Rosmersholm | Performing Arts Review | Chicago Reader

Rosmersholm 

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Rosmersholm, Alchymia Theatre. An arcane Ibsen work infrequently performed and overshadowed by his masterpieces, this 1886 melodrama nonetheless bears the playwright's unmistakable stamp, involving a freethinking woman, an overwrought man, allegations of sexual impropriety, and a dizzying amount of moral and intellectual pontificating. Somewhat long-winded and banal, Rosmersholm nonetheless has merit as an academic curiosity: it had a formative effect, for example, on works like Hedda Gabler.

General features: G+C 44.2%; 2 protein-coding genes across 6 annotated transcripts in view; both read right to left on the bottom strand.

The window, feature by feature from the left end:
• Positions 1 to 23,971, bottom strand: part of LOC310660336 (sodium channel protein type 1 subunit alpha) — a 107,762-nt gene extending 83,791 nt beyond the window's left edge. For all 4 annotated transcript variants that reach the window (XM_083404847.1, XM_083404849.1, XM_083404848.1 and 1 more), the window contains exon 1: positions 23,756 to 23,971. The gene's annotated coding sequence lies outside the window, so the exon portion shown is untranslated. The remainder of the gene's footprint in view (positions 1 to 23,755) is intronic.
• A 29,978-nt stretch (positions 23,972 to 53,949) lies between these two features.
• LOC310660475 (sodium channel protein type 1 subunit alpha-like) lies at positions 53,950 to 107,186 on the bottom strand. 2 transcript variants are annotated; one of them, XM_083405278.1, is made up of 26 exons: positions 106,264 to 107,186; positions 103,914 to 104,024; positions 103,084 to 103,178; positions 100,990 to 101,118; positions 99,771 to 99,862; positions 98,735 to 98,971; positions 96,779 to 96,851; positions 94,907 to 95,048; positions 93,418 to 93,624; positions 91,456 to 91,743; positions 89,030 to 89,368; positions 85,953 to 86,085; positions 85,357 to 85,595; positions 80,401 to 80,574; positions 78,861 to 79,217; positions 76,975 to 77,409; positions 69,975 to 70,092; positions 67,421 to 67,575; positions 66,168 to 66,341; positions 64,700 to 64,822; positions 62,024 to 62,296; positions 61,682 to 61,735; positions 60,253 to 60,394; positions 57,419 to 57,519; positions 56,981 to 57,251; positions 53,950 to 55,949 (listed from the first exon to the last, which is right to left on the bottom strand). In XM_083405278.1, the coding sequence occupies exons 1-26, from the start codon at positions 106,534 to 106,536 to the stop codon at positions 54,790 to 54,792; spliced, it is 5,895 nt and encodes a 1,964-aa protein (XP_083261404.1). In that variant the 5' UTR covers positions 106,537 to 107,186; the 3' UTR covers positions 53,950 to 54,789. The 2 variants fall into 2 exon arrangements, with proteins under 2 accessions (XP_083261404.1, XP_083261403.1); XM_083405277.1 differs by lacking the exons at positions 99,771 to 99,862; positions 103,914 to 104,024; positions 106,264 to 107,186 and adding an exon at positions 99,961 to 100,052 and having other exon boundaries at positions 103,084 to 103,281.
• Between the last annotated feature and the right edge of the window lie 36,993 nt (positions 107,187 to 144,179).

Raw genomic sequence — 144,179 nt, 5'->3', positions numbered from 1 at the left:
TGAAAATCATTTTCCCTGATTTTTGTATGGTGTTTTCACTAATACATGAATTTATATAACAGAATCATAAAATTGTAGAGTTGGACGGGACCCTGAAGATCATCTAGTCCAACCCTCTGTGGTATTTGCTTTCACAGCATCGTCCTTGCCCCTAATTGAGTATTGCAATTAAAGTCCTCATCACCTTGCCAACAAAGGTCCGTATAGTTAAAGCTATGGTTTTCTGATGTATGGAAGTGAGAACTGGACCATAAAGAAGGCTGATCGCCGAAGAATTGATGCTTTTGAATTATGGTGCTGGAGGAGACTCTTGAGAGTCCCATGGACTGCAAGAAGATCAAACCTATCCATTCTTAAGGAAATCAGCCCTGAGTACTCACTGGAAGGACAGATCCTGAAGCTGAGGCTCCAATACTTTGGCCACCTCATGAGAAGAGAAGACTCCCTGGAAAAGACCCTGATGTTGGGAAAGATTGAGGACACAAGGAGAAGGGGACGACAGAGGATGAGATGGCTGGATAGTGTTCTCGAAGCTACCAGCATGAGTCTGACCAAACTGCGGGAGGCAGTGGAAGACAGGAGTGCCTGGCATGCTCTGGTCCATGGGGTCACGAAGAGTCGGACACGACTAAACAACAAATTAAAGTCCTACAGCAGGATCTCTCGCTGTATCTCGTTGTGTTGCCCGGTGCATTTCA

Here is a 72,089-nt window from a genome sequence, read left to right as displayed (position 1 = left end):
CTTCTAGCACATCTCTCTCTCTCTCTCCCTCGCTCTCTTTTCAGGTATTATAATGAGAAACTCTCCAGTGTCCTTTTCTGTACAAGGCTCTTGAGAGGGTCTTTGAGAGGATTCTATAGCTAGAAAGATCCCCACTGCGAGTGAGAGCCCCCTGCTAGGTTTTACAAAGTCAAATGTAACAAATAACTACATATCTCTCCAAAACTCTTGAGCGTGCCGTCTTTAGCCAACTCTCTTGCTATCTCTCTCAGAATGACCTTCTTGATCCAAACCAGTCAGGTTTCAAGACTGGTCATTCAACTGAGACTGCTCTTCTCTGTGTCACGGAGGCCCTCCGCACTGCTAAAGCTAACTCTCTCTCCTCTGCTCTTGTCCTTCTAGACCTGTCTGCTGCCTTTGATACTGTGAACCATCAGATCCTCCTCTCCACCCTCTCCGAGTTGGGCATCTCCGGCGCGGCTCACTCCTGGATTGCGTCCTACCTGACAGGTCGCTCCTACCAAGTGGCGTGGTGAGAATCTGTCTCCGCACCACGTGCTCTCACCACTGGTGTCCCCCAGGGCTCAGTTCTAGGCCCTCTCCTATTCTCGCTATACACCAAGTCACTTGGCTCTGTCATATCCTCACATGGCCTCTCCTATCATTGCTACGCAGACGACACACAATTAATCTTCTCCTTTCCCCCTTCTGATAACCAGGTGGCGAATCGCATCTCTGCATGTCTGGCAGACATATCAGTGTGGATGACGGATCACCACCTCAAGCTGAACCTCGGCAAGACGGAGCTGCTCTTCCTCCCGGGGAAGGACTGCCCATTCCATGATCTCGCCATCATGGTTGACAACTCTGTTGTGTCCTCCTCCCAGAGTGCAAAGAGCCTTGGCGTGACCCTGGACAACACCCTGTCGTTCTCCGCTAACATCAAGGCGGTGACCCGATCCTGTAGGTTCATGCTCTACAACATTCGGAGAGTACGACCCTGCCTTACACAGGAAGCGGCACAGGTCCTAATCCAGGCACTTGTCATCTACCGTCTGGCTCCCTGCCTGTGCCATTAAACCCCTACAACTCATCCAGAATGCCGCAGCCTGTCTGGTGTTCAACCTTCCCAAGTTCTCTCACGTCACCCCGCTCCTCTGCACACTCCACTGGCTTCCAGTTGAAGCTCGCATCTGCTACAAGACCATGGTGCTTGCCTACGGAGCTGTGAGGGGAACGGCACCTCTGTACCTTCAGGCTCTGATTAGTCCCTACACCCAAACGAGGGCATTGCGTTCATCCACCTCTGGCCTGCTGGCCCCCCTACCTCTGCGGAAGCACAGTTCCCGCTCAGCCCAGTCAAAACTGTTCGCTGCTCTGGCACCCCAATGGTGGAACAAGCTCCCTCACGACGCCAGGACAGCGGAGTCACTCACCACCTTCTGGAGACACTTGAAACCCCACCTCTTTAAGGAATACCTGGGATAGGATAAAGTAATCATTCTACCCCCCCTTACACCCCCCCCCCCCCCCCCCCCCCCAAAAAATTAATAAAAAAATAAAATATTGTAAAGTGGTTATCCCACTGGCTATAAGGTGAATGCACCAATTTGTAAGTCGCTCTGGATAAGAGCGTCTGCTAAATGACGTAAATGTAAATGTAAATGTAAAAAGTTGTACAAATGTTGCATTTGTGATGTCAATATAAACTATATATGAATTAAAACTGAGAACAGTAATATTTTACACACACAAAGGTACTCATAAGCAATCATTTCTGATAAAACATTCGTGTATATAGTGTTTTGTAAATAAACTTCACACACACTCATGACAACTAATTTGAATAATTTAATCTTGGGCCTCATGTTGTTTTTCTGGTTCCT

Adapter-director Scott Fielding has obviously done his homework, emphasizing the simple poetry of Ibsen's language and allowing the characters' words to take on a life of their own. Sometimes his approach is almost too methodical--at nearly three hours, Alchymia's production is enough to test the patience of even the most ardent Ibsen fan. But where Fielding has truly erred is not in the pacing or the staging but in the way he's adapted the play, drawing parallels between 19th-century Norway and cold-war America, which were both swept by political and patriotic fervor.

Despite the similarities, Fielding's adaptation feels forced: the only thing that truly anchors this Rosmersholm in its 1953 setting is a reel of McCarthy speeches during intermission. Much more effective is Andrei Onegin's Spartan set design, which captures both the sterility and the melancholy of the Rosmer home. It's not subtle, but unlike Fielding's adaptation, it's not a distraction.

--Nick Green

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